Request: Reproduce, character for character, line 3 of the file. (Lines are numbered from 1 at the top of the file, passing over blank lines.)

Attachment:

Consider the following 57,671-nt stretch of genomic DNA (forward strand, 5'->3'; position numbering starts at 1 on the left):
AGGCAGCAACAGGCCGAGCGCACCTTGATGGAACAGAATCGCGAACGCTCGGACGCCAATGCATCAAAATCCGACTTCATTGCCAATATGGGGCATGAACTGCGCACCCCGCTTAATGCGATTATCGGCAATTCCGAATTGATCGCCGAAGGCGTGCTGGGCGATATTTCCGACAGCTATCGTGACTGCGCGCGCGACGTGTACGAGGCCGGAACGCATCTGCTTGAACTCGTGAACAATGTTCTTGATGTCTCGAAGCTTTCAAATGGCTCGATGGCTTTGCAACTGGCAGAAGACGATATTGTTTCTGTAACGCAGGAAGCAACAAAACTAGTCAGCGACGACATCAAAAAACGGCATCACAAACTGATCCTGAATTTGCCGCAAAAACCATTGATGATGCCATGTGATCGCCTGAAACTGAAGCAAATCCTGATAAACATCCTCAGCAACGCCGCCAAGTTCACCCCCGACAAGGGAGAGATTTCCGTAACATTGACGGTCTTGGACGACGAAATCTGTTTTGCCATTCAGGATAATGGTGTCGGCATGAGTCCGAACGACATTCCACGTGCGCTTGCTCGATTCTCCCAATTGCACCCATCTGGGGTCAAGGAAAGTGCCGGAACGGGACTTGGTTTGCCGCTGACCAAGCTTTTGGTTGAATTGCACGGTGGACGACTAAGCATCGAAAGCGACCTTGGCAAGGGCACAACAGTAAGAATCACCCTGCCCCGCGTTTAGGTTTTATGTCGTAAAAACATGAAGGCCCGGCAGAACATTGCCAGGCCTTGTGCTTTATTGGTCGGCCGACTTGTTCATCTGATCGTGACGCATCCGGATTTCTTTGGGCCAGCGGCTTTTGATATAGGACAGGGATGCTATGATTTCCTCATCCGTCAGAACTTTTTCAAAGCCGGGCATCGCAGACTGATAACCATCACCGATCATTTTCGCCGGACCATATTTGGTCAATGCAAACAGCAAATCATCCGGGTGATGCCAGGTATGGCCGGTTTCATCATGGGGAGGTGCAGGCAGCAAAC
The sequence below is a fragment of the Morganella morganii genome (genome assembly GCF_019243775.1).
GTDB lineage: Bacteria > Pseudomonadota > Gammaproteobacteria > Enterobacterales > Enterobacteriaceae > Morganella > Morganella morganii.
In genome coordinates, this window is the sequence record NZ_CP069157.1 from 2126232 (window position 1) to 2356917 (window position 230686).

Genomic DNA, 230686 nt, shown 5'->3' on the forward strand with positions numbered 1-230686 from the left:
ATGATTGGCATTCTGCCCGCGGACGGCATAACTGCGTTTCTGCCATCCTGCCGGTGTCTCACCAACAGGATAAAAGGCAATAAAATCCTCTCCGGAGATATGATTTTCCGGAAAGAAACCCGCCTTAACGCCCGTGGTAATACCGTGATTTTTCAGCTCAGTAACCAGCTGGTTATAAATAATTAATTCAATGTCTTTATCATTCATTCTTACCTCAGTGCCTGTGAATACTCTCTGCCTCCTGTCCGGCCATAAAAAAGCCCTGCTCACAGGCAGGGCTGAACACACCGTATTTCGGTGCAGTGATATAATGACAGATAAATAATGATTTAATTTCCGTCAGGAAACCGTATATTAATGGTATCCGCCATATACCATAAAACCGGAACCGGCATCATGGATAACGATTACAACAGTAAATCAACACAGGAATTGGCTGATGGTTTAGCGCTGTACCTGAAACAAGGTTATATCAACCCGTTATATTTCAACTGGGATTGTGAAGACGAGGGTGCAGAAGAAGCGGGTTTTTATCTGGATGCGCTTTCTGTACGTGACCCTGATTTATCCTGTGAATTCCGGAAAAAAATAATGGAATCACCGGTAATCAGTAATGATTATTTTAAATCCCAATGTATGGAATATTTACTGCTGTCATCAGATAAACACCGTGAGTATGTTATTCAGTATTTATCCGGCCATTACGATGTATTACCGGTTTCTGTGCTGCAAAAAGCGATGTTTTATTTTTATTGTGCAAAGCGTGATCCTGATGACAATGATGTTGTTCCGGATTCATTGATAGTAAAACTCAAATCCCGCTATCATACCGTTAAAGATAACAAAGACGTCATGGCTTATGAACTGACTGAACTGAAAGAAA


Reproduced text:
The sequence below is a fragment of the Morganella morganii genome (genome assembly GCF_019243775.1).